“The original concept of a ‘maxi yacht’ was an 80-foot racing boat, but unfortunately now there is very little racing for that size and style of boat because racing has moved away from that,” reflects Lord Irvine Laidlaw. With his Wally 82, Highland Fling XI, Lord Laidlaw is a regular on the maxi yacht regatta scene, but is concerned with the decreasing size of the fleet. “I think it is a shame because the 80-foot racing boat is a fantastic size and you can do everything with those boats that you can do with larger boats.”

Lord Laidlaw believes that in the last ten years the racing trend has shifted from maxi yachts to either mini maxi yachts of 72 foot, TP 52s or Super 52s. “And at the other end to what used to be big cruisers – the over 100-foot superyachts,” he says. “That is a class that has grown enormously - starting originally with the Buckets in Newport and St Barths and now there are superyacht regattas all over the world.”


Lord Irvine Laidlaw (far right) with some of the Highland Fling crew at the 2014 Maxi Yacht Rolex Cup. Image courtesy of the Royal Thames Yacht Club.

But for Lord Laidlaw, there is a key difference between today’s racing of maxi yachts and superyachts. “Maxis for me are 80 to 100-foot racing boats, which includes Swans and other racer-cruisers,” he explains. “But the pure racing end of those boats has actually shrunk, while there has been substantial growth in the racing market in the superyachts.” With a passion for regattas, Lord Laidlaw is currently building a bigger boat in order to be part of this growing superyacht racing movement.

Not wanting to neglect racing on Highland Fling, however, Lord Laidlaw is set on making a change in the maxi yacht racing world. “For the last three or four years the Maxi Yacht Rolex Cup, which should be the prime regatta for that size of boat, has struggled to make up four boats in the racing class,” he explains. “The racer-cruiser class has lots of entries but sometimes of course they don’t want to race against boats such as Highland Fling, Morning Glory and Rambler because we plane and they don’t. It is like racing apples against oranges.”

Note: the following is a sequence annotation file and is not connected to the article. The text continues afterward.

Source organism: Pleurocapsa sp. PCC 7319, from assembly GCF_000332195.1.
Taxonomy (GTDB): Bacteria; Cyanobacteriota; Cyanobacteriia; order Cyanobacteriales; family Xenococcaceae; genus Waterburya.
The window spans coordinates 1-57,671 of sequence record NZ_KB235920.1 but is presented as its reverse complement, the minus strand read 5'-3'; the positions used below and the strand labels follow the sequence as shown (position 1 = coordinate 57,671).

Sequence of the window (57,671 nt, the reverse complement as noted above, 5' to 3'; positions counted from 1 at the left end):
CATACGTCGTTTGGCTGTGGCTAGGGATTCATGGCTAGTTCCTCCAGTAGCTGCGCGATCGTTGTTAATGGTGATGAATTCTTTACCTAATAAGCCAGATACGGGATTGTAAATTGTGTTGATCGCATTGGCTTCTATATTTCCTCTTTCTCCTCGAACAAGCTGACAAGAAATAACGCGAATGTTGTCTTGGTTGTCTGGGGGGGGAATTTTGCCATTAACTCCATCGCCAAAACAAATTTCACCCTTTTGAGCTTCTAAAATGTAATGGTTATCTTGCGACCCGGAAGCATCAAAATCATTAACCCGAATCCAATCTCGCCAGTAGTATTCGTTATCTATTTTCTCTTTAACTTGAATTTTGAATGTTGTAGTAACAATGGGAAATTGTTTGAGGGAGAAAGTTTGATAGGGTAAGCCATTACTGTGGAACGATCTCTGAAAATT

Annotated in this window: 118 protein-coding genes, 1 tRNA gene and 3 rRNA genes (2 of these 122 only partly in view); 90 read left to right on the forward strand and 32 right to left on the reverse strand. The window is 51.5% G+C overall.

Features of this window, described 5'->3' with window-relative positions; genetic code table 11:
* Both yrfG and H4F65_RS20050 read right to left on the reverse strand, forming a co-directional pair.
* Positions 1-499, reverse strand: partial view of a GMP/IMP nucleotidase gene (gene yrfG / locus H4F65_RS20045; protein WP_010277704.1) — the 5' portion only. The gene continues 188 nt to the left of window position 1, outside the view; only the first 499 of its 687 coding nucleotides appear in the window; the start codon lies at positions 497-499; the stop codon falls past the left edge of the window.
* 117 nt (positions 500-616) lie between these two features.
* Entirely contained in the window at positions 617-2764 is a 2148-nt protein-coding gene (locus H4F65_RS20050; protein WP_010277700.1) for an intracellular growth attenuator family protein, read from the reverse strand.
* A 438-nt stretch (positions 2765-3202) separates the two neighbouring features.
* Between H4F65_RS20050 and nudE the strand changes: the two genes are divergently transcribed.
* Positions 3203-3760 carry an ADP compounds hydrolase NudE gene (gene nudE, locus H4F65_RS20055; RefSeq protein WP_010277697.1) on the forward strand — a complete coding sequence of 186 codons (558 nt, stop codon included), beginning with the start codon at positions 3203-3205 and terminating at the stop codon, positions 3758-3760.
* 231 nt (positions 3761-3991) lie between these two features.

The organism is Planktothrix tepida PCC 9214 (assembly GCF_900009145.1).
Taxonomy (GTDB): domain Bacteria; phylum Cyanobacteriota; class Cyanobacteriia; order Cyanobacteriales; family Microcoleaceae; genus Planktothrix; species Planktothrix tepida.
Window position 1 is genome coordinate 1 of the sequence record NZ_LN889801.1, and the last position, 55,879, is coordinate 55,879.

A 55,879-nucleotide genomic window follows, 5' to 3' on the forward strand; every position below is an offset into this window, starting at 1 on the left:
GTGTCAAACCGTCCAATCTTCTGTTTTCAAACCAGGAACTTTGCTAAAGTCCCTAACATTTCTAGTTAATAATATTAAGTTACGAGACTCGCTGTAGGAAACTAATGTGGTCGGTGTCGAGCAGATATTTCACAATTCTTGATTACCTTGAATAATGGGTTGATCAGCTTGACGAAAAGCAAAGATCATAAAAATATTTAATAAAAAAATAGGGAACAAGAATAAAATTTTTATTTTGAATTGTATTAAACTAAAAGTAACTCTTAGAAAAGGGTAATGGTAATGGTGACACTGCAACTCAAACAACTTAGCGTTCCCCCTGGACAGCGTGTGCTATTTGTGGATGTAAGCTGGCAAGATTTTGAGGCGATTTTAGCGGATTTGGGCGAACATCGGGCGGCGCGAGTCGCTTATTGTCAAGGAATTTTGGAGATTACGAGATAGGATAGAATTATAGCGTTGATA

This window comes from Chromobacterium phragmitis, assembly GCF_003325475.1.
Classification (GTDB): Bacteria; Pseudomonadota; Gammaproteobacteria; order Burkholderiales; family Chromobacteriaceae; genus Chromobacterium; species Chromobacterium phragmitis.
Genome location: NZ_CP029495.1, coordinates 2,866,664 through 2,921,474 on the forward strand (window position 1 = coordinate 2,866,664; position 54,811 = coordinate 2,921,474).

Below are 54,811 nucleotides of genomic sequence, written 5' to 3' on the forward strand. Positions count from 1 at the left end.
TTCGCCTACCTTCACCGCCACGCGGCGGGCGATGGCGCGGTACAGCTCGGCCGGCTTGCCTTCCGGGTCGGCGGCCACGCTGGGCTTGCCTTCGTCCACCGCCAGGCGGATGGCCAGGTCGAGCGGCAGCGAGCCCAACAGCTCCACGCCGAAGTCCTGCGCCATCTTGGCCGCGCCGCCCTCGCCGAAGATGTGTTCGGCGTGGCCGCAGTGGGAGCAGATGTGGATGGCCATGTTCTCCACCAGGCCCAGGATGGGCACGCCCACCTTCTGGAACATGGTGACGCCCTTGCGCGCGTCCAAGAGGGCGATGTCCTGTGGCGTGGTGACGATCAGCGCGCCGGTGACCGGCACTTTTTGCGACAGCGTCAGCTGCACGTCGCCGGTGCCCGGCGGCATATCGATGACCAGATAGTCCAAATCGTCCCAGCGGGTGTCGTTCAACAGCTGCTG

"For the last three or four years the Maxi Yacht Rolex Cup, which should be the prime regatta for that size of boat, has struggled to make up four boats in the racing class."



But if there are enough boats out there, why are regattas such as the Rolex Cup failing to attract the numbers? “I guess there are just an awful lot of events now,” Lord Laidlaw contemplates. “A lot of serious owners have moved to the mini maxis, which is of course a very competitive class - we are talking almost one-design boats.”

As a result, Lord Laidlaw has identified a gap in the market and is trying to resurrect more interest in the maxi yacht class by organising a series of regattas in the Caribbean for 2016. “I am just putting that together at the moment and it looks like it is all going to happen,” he says. “So let’s hope that comes off and we get enough interest from the owners. There are enough boats around, it is just a matter of drawing them together.”

In Issue 16 of The Superyacht Owner we speak to Lord Irvine Laidlaw about the Royal Thames Yacht Club and the members' involvement with the Highland Fling racing programme. Subscribers can read it here.